Mood sets, internal harmonic shifts, and structural considerations unique to each composition, must be at the fore in the developmental learning process regardless of suggested leveling. (And it’s a given that a mentor should not recommend pieces that he/she deems significantly out of reach for a particular pupil.)

Finally, in the attached video below, I synthesized in physical and musical terms, what words alone could not amply express.

Original Source: Sound imagination and tactile, tonal expression at the piano for diverse compositional eras


National Treasures : Simon Rattle LSO Elgar Birtwistle Knussen Adès

Sir Simon Rattle conducting the LSO. photo Tristram Kenton, courtesy LSO

“This is Rattle” the title of a ten-day Barbican festival inaugurating Sir Simon Rattle as new Music Director at the London Symphony Orchestra.  There’s a lot more to being Music Director than conducting.  Rattle is a brilliant communicator whose enthusiasm fires up those around him.  He’s the best possible ambassador for the LSO, the Barbican and for British music all round. This concert could mark an historic occasion.  Will Rattle revitalize the LSO and London, as  he transformed the City of Birmingham and its Symphony Orchestra ?  Will Rattle succeed single handedly in reversing the insular philistinism that’s plaguing this nation?   In our celebrity-obsessed age, you need a celebrity to reach the masses.  If the new concert hall for London is ever built – and it should be  – somehow Rattle’s role should be recognized. This inaugural concert of the new LSO and Barbican season might, in time, prove an historic occasion.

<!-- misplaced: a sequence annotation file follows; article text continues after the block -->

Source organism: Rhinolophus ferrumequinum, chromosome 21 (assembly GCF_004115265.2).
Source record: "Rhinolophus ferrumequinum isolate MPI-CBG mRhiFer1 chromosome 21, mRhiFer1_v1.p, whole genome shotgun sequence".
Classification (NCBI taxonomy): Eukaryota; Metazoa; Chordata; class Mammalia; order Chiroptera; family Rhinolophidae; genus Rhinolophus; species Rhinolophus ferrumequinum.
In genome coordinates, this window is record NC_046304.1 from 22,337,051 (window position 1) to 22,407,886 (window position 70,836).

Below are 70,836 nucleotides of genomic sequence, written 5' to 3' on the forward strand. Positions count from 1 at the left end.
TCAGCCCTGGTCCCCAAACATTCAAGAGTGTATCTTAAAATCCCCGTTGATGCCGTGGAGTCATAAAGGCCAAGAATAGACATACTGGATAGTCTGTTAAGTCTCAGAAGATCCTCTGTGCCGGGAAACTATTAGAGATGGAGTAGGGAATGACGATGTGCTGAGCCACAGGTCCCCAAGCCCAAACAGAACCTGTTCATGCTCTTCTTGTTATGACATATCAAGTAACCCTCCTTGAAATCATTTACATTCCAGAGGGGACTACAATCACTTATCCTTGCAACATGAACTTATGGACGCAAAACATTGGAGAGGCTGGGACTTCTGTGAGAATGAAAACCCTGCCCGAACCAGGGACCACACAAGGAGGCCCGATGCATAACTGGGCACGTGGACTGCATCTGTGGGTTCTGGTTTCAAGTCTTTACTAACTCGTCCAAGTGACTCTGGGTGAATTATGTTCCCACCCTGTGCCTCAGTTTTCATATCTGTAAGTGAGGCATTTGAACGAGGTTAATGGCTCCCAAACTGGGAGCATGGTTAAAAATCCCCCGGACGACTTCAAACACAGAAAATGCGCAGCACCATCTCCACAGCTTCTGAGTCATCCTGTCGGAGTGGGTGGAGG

And now, to the music! An all-British programme proving that British music is alive and thriving.  When Sir Edward Elgar was “Britain’s Greatest Living Composer”, his music was often associated with Birmingham.  Rattle’s Elgar credentials go way back  Thus the Enigma Variations, its cheerful geniality matching the occasion.  Once Elgar was “new music”. But good music keeps evolving. Britain’s “Greatest Living Composer” is now Sir Harrison Birtwistle, so original that his contemporaries, alive or not, don’t come close.